Rocket’s fans should enjoy this book geared directly to children who, like their hero, are tackling the hard work of reading.

READ REVIEW

DROP IT, ROCKET!

From the Rocket series

The irresistible, black-and-white puppy named Rocket moves into the early-reader market following his wildly successful picture-book learning experiences, How Rocket Learned to Read (2010) and Rocket Writes a Story (2012), and a board book, Rocket’s Mighty Words (2013). 

This title, part of the Step into Reading series, sports a circular logo on the front with Rocket and his friend and mentor, a yellow bird, appealing to Rocket’s established fan base. In this simple story for children who are just beginning to read a few words on their own, Rocket finds several items and is told repeatedly by the yellow bird and other friends to “Drop it, Rocket.” The pup obeys until he finds a red boot, which he wants to keep. The stereotypical wise owl brings in a book as bait, solving the minor problem. Basic words are written on cards and added to a “word tree” at the beginning and ending, an obvious reading lesson that is also a perfect complement to Rocket’s earlier picture books. Perhaps due to the severely limited vocabulary imposed by the form, this story is less whimsical than Rocket’s earlier outings, but thanks to that limited vocabulary, it should become a go-to book for adults working with children just venturing into independent reading.

Rocket’s fans should enjoy this book geared directly to children who, like their hero, are tackling the hard work of reading. (Early reader. 5-8)

Pub Date: July 8, 2014

ISBN: 978-0-385-37247-3

Page Count: 32

Publisher: Random House

Review Posted Online: May 4, 2014

Kirkus Reviews Issue: May 15, 2014

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THE WONKY DONKEY

The print version of a knee-slapping cumulative ditty.

In the song, Smith meets a donkey on the road. It is three-legged, and so a “wonky donkey” that, on further examination, has but one eye and so is a “winky wonky donkey” with a taste for country music and therefore a “honky-tonky winky wonky donkey,” and so on to a final characterization as a “spunky hanky-panky cranky stinky-dinky lanky honky-tonky winky wonky donkey.” A free musical recording (of this version, anyway—the author’s website hints at an adults-only version of the song) is available from the publisher and elsewhere online. Even though the book has no included soundtrack, the sly, high-spirited, eye patch–sporting donkey that grins, winks, farts, and clumps its way through the song on a prosthetic metal hoof in Cowley’s informal watercolors supplies comical visual flourishes for the silly wordplay. Look for ready guffaws from young audiences, whether read or sung, though those attuned to disability stereotypes may find themselves wincing instead or as well.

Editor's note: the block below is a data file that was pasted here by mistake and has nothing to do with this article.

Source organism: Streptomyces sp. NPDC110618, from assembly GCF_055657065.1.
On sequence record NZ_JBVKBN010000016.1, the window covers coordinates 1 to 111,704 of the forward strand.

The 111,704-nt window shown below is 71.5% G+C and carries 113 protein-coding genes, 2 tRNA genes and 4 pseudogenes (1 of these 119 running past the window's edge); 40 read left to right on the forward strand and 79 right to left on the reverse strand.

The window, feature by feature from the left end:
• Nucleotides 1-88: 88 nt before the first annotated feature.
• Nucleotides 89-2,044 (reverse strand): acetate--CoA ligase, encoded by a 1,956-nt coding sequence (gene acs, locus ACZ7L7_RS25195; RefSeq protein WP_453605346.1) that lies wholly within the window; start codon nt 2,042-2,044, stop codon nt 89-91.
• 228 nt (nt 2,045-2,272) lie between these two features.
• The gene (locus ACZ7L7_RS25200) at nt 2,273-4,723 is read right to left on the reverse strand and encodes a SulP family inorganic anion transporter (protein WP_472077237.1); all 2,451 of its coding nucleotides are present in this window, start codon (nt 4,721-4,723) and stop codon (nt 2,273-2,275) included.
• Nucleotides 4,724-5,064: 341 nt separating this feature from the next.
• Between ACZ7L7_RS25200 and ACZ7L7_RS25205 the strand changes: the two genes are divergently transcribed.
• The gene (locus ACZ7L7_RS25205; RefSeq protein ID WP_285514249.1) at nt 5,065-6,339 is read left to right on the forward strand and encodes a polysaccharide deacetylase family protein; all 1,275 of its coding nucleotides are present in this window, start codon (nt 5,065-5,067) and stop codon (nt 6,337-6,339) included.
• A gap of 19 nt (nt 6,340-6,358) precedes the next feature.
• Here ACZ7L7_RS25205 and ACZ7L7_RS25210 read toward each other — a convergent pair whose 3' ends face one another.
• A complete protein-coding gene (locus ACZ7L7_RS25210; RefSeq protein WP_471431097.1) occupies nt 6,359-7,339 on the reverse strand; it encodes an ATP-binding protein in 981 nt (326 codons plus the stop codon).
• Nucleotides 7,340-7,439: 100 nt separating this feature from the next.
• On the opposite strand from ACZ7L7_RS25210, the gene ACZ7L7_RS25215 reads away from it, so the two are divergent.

Hee haw. (Picture book. 5-7)

Pub Date: May 1, 2010

ISBN: 978-0-545-26124-1

Page Count: 26

Publisher: Scholastic

Review Posted Online: Dec. 29, 2018

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A lesson that never grows old, enacted with verve by two favorite friends

WAITING IS NOT EASY!

From the Elephant & Piggie series

Gerald the elephant learns a truth familiar to every preschooler—heck, every human: “Waiting is not easy!”

When Piggie cartwheels up to Gerald announcing that she has a surprise for him, Gerald is less than pleased to learn that the “surprise is a surprise.” Gerald pumps Piggie for information (it’s big, it’s pretty, and they can share it), but Piggie holds fast on this basic principle: Gerald will have to wait. Gerald lets out an almighty “GROAN!” Variations on this basic exchange occur throughout the day; Gerald pleads, Piggie insists they must wait; Gerald groans. As the day turns to twilight (signaled by the backgrounds that darken from mauve to gray to charcoal), Gerald gets grumpy. “WE HAVE WASTED THE WHOLE DAY!…And for WHAT!?” Piggie then gestures up to the Milky Way, which an awed Gerald acknowledges “was worth the wait.” Willems relies even more than usual on the slightest of changes in posture, layout and typography, as two waiting figures can’t help but be pretty static. At one point, Piggie assumes the lotus position, infuriating Gerald. Most amusingly, Gerald’s elephantine groans assume weighty physicality in spread-filling speech bubbles that knock Piggie to the ground. And the spectacular, photo-collaged images of the Milky Way that dwarf the two friends makes it clear that it was indeed worth the wait.

A lesson that never grows old, enacted with verve by two favorite friends . (Early reader. 6-8)

Pub Date: Nov. 4, 2014

ISBN: 978-1-4231-9957-1

Page Count: 64

Publisher: Hyperion

Review Posted Online: Nov. 5, 2014

Kirkus Reviews Issue: Nov. 15, 2014

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